CBO Reports: Inflating Debt and Slowing Economic Growth Ahead
A new report released on April 9 by the nonpartisan Congressional Budget Office predicts that the federal deficit will rise substantially over the next decade due to both a new spending deal and the GOP tax plan passed last December. The CBO also projects that the U.S. national debt will approach 100 percent of GDP by 2028 (see below). The office warns that the deficit over each of the next ten years will be historically large, reaching levels only seen during World War II and the years following the 2007-2009 recession.
The report, which assumes that current laws regarding spending and taxes will remain unchanged, warns of a rising budget deficit and national debt. The GOP tax plan passed in December has temporary tax cuts for individuals, but will expire in 2025 resulting in less tax revenue until then. The CBO reports that if Congress were to extend these tax cuts past 2025, the debt would be even larger by 2028. The report also notes that the debt would rise if Congress were to extend the two-year spending bill approved in Feb. which increases spending over the next two years.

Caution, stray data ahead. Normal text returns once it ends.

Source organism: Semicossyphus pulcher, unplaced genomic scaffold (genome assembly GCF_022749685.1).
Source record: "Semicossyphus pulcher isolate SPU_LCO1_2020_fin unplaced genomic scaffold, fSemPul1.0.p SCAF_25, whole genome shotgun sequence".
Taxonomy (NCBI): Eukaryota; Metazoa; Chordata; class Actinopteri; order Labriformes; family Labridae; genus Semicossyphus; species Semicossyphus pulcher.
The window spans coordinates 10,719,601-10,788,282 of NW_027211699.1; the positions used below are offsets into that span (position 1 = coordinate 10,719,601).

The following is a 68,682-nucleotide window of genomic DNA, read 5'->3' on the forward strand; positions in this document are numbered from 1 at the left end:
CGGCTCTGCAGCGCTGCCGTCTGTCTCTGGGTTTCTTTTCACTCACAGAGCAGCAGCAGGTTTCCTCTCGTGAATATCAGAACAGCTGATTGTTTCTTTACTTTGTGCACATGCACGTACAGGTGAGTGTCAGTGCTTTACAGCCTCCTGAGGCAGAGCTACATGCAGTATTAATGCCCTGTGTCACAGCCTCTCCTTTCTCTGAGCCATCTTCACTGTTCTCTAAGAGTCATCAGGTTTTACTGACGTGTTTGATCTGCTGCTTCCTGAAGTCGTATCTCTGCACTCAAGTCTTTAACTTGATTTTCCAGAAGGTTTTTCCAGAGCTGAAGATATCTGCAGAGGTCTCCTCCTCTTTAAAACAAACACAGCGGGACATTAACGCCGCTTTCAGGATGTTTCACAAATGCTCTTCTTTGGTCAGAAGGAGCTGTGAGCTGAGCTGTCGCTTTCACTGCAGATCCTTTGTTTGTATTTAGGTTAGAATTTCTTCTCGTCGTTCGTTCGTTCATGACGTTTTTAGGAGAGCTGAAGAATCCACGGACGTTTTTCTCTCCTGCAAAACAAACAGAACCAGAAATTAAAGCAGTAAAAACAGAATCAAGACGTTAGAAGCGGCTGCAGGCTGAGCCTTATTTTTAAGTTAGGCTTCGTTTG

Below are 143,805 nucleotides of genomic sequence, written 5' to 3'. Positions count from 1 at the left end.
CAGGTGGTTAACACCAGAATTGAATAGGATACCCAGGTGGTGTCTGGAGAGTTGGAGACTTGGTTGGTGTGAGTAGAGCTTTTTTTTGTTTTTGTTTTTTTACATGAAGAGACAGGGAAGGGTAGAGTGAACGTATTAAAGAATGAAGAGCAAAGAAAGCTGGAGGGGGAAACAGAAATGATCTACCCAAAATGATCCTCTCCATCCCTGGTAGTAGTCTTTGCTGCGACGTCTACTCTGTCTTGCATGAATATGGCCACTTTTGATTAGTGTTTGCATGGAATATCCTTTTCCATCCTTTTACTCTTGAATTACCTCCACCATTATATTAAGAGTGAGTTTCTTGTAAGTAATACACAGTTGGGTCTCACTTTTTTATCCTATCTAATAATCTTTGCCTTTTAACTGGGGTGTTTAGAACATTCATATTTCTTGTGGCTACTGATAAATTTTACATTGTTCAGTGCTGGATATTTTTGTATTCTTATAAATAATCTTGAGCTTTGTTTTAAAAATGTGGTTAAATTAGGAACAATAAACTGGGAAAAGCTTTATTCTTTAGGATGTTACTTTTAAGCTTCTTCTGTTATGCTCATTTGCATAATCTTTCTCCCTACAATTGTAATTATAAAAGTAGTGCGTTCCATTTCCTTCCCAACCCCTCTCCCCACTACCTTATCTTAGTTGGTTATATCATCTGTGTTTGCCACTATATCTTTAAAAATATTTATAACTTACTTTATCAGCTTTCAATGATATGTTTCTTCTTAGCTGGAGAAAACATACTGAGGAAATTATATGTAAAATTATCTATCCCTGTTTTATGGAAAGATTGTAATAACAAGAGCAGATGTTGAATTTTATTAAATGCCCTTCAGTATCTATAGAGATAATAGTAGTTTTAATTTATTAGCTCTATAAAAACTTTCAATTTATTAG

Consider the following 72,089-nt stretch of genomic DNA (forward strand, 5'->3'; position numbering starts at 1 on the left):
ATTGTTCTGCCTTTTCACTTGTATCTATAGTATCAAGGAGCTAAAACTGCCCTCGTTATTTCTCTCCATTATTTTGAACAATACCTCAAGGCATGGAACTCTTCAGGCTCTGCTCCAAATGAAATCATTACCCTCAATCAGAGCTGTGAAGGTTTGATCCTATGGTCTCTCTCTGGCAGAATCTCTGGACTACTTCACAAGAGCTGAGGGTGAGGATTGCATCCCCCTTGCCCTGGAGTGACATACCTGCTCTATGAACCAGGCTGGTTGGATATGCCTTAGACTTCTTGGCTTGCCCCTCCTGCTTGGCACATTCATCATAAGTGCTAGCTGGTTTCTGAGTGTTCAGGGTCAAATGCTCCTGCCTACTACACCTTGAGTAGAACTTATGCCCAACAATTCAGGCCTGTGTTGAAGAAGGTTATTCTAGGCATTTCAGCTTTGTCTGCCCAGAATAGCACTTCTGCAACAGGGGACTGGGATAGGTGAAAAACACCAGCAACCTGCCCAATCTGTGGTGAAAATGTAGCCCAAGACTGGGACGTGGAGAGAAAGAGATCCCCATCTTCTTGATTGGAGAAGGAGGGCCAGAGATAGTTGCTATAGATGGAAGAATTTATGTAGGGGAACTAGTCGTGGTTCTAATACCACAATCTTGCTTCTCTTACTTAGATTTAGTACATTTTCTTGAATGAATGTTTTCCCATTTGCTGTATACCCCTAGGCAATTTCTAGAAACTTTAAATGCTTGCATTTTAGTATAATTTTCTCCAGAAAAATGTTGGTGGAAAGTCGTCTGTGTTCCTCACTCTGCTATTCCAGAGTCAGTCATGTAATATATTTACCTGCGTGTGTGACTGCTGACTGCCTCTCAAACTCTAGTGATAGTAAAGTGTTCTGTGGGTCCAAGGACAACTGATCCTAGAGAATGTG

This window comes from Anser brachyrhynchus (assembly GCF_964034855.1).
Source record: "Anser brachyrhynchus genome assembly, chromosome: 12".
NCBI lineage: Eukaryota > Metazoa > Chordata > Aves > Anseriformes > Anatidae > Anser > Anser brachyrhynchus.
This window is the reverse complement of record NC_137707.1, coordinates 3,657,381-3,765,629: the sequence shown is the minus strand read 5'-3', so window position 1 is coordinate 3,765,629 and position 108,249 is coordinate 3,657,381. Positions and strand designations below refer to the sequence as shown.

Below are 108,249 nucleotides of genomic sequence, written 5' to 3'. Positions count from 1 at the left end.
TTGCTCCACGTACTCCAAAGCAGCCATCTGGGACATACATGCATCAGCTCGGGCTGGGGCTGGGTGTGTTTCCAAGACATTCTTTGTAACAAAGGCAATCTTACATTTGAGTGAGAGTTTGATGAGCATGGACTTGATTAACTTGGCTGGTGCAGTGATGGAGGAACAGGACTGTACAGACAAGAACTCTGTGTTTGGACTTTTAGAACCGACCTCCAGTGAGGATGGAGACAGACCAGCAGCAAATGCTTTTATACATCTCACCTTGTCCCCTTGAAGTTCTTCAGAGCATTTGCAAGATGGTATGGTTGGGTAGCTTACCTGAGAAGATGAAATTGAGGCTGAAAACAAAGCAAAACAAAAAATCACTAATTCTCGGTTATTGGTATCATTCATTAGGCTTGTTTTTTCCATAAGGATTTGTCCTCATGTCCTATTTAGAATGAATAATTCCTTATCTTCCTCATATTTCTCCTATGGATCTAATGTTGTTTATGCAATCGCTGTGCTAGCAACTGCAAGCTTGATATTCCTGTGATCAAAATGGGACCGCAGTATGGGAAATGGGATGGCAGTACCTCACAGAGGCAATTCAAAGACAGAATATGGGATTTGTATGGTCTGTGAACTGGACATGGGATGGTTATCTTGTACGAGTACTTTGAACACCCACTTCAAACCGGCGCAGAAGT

As for economic growth, the CBO expects increases in growth of real GDP over the next two years before slowing by 2020. The economy should grow quickly before the growth slows down again. From 2020-2026, the CBO predicts higher interest rates and prices, slower growth in federal spending, and the expiration of tax cuts (see below). Unemployment is expected to remain low, while interest rates are expected to rise.
While the economy will grow before slowing down in the years to come, the same CBO report warns of the dangers of such a high and rising national debt. Due to increases in federal borrowing reducing total saving in the economy, capital stock would be smaller and total productivity and wages would be lower. Growing debt would give lawmakers fewer options to adjust tax and spending policies. The rising debt would also make a fiscal crisis more likely in the United States. Debt levels this high could potentially damage the nation.
Following the report, House Minority Leader Nancy Pelosi (D-CA) tweeted in frustration regarding the report. Republican leaders President Trump, Paul Ryan, and Mitch McConnell have yet to respond to the report.